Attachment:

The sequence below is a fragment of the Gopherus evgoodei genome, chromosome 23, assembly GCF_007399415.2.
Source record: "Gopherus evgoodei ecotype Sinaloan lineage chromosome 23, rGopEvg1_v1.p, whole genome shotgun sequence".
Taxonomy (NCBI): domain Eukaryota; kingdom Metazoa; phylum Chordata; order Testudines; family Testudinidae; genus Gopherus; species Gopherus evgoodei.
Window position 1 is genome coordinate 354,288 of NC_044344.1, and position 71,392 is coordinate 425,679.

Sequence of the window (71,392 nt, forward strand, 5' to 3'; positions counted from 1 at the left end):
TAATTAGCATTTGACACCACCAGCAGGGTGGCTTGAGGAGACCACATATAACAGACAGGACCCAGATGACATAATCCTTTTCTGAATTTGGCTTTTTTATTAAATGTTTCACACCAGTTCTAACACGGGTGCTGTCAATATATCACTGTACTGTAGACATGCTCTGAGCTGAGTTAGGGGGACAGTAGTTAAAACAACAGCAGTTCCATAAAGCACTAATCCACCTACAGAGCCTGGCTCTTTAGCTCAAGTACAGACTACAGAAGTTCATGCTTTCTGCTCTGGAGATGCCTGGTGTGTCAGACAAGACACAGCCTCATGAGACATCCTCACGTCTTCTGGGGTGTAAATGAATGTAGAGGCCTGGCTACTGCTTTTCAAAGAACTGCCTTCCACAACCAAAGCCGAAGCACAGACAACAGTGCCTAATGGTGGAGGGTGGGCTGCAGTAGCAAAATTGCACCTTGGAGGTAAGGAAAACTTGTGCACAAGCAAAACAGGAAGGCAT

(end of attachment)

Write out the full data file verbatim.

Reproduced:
The sequence below is a fragment of the Gopherus evgoodei genome, chromosome 23, assembly GCF_007399415.2.
Source record: "Gopherus evgoodei ecotype Sinaloan lineage chromosome 23, rGopEvg1_v1.p, whole genome shotgun sequence".
Taxonomy (NCBI): domain Eukaryota; kingdom Metazoa; phylum Chordata; order Testudines; family Testudinidae; genus Gopherus; species Gopherus evgoodei.
Window position 1 is genome coordinate 354,288 of NC_044344.1, and position 71,392 is coordinate 425,679.

Sequence of the window (71,392 nt, forward strand, 5' to 3'; positions counted from 1 at the left end):
TAATTAGCATTTGACACCACCAGCAGGGTGGCTTGAGGAGACCACATATAACAGACAGGACCCAGATGACATAATCCTTTTCTGAATTTGGCTTTTTTATTAAATGTTTCACACCAGTTCTAACACGGGTGCTGTCAATATATCACTGTACTGTAGACATGCTCTGAGCTGAGTTAGGGGGACAGTAGTTAAAACAACAGCAGTTCCATAAAGCACTAATCCACCTACAGAGCCTGGCTCTTTAGCTCAAGTACAGACTACAGAAGTTCATGCTTTCTGCTCTGGAGATGCCTGGTGTGTCAGACAAGACACAGCCTCATGAGACATCCTCACGTCTTCTGGGGTGTAAATGAATGTAGAGGCCTGGCTACTGCTTTTCAAAGAACTGCCTTCCACAACCAAAGCCGAAGCACAGACAACAGTGCCTAATGGTGGAGGGTGGGCTGCAGTAGCAAAATTGCACCTTGGAGGTAAGGAAAACTTGTGCACAAGCAAAACAGGAAGGCAT